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Tulsa World: Inhofe's new allies on ethanol issue surprising
January 31, 2011

Posted by Matt Dempsey Matt_Dempsey@epw.senate.gov

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Tulsa World  

Inhofe's new allies on ethanol issue surprising

by JIM MYERS World Washington Bureau

Sunday, January 30, 2011

Link to Article

Inhofe Urges EPW Oversight Hearings of Ethanol Policy

WASHINGTON - U.S. Sen. Jim Inhofe's efforts on ethanol have provided unlikely allies for the Oklahoma Republican perhaps best known to such groups for calling man-made global warming a hoax.

"Unholy alliance" is how Inhofe described the development in an interview.

In the past, some environmental groups now coming down on the side against ethanol have not been shy when it came to taking on Inhofe, especially on the global-warming issue.

He even suggested that some may be too embarrassed to "come out of the closet" and announce their support of his efforts publicly.

Kate McMahon, the biofuels campaign coordinator for Friends of the Earth, was not reticent about discussing the matter publicly and even complimented Inhofe for having a good staff to work on such issues.

"Simply put, in this city, there are no permanent friends and no permanent enemies," McMahon said.

"Over here at Friends of the Earth, we're not embarrassed. We revel in the fact that we can overcome our differences with unconventional allies in order to get things done."

She said ethanol is not a partisan issue but is definitely a regional one.

McMahon said her concerns over corn ethanol are directly related to its impact on the issue of global warming. Ethanol, she said, has more global-warming impact than gasoline in many ways.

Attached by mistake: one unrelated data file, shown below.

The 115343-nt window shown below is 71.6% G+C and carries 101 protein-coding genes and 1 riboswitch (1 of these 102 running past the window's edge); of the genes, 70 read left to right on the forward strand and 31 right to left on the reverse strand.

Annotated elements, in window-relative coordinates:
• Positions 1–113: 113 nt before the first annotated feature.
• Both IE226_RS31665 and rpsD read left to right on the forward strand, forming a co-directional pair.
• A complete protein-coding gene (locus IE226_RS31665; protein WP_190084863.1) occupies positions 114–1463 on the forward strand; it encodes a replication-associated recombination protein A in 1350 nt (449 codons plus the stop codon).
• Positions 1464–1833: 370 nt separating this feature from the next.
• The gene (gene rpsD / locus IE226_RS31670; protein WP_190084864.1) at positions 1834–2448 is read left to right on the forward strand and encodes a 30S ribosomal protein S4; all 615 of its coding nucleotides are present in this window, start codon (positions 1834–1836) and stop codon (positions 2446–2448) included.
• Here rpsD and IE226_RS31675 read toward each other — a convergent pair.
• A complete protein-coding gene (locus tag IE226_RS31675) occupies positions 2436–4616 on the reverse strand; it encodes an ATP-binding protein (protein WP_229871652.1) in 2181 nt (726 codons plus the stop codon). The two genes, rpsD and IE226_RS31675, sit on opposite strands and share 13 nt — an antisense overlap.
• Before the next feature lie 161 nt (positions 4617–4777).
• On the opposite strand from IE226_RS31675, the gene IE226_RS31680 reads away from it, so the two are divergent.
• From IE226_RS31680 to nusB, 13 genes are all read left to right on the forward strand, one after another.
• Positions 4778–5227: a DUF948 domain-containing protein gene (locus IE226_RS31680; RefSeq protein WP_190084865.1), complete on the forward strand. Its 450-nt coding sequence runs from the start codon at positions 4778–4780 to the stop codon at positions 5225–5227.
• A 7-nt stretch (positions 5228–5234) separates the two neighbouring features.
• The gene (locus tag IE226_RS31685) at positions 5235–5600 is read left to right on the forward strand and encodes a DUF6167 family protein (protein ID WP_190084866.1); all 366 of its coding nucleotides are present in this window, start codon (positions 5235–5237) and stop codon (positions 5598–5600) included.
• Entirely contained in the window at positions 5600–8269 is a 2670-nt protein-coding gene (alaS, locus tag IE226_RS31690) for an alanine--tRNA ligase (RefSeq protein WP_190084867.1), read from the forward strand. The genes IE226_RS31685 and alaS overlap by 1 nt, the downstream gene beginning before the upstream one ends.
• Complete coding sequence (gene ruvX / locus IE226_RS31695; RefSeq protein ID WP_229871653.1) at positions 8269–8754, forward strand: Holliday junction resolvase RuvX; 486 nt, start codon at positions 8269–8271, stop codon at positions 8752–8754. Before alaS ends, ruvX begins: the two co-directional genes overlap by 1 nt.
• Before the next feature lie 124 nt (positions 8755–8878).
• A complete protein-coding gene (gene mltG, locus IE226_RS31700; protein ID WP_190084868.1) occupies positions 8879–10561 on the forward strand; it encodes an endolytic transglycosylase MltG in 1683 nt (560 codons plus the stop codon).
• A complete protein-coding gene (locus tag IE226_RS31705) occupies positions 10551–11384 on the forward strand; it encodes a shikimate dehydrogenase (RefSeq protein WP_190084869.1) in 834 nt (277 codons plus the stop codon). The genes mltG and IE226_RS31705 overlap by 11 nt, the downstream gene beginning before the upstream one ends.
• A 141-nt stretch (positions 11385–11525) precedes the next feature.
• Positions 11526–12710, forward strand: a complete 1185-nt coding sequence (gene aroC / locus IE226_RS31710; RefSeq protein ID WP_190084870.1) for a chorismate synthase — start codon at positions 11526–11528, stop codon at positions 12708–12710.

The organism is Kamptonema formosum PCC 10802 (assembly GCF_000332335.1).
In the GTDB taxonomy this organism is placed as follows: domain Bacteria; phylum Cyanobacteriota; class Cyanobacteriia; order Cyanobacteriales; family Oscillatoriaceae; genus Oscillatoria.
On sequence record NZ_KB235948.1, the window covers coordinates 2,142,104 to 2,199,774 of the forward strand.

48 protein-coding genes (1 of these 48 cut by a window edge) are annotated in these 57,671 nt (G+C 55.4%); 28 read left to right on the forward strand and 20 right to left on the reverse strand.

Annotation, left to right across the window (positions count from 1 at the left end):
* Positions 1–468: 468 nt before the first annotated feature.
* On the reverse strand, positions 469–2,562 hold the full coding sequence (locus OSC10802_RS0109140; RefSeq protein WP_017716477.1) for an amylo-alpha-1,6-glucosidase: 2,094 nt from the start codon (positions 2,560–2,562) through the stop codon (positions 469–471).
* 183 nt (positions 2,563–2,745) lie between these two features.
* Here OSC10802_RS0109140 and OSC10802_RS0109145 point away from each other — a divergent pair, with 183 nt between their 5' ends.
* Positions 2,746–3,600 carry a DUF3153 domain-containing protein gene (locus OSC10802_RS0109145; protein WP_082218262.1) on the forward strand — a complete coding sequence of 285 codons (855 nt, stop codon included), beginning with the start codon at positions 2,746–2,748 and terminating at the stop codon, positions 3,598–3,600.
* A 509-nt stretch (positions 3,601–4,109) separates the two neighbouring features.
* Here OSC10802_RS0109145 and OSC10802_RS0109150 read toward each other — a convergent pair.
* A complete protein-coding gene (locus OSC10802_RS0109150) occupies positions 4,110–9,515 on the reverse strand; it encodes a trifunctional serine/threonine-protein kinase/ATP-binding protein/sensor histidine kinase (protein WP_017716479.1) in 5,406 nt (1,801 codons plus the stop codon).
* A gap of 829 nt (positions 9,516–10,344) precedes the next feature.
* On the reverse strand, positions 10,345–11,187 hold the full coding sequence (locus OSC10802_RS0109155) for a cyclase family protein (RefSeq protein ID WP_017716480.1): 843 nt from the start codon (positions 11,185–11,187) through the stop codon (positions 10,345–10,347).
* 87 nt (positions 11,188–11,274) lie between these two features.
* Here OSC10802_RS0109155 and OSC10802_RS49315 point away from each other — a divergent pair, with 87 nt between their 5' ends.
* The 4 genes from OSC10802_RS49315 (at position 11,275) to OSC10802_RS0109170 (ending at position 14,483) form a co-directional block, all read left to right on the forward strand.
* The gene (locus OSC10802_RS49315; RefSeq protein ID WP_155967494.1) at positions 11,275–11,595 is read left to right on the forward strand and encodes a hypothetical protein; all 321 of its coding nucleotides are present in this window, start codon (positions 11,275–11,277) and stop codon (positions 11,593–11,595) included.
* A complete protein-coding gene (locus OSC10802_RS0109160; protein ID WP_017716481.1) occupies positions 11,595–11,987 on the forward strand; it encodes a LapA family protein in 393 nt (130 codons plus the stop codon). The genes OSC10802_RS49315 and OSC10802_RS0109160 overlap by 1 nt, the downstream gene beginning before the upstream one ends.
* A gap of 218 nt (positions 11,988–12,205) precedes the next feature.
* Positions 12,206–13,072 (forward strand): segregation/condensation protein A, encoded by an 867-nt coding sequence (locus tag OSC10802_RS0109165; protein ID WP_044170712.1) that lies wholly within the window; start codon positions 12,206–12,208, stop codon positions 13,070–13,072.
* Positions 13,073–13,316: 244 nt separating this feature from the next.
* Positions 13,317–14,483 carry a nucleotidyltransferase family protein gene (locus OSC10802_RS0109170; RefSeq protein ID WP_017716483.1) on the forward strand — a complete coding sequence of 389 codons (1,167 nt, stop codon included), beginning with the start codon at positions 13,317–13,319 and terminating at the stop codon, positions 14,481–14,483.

Clearly Inhofe, who dismisses global warming, carved out his stance on ethanol for other reasons.

McMahon said such differences do not concern her.

A statement from the Environmental Working Group did not cite Inhofe by name as it described its efforts to join a diverse group to end federal support for corn ethanol.

Issues surrounding ethanol are not limited to an environmentalist's perspective, said the statement attributed to Sheila Karpf, Environmental Working Group's legislative and policy analyst for agriculture.

Climate change already is causing more extreme weather events throughout the world, it stated.

Inhofe again stepped up his efforts against ethanol after the Environmental Protection Agency's decision to allow gasoline that contains more than 10 percent ethanol to be sold for newer model passenger vehicles.

He believes he has won a commitment from Sen. Barbara Boxer, D-Calif., chairwoman of the Senate Environment and Public Works Committee, to hold a hearing on ethanol.

"We are rolling. We are going to get this done," said Inhofe, the panel's top Republican.

A date for that hearing has not been announced.

During his frequent travels across Oklahoma, the senator said, he runs across signs promoting the availability of "100 percent gas."

"What I am doing is very popular right now," Inhofe said, adding that he routinely hears from Oklahomans who do not want to use gasoline with ethanol.

Concerns over ethanol include potential damage to certain engines, confusion at the pump, lack of availability for "clear" gasoline, lower mileage for fuel with ethanol and higher feed stock prices for farmers.

Inhofe has warned that the EPA is pushing too much ethanol too fast and criticized Congress for doing too little to provide appropriate oversight of such decisions.

EPA insisted its decision on so-called E15 fuel was backed by "sound science."

Lisa Jackson, the agency's administrator, said recent testing shows that E15 does not harm emissions-control equipment in newer cars and light trucks.

Ethanol continues to have its supporters in Congress as well.

Sen. Chuck Grassley, R-Iowa, said EPA made the right decision on granting its E15 waiver. Grassley cited claims from domestic ethanol producers that using more ethanol in gasoline will reduce the country's dependence on fossil fuels.

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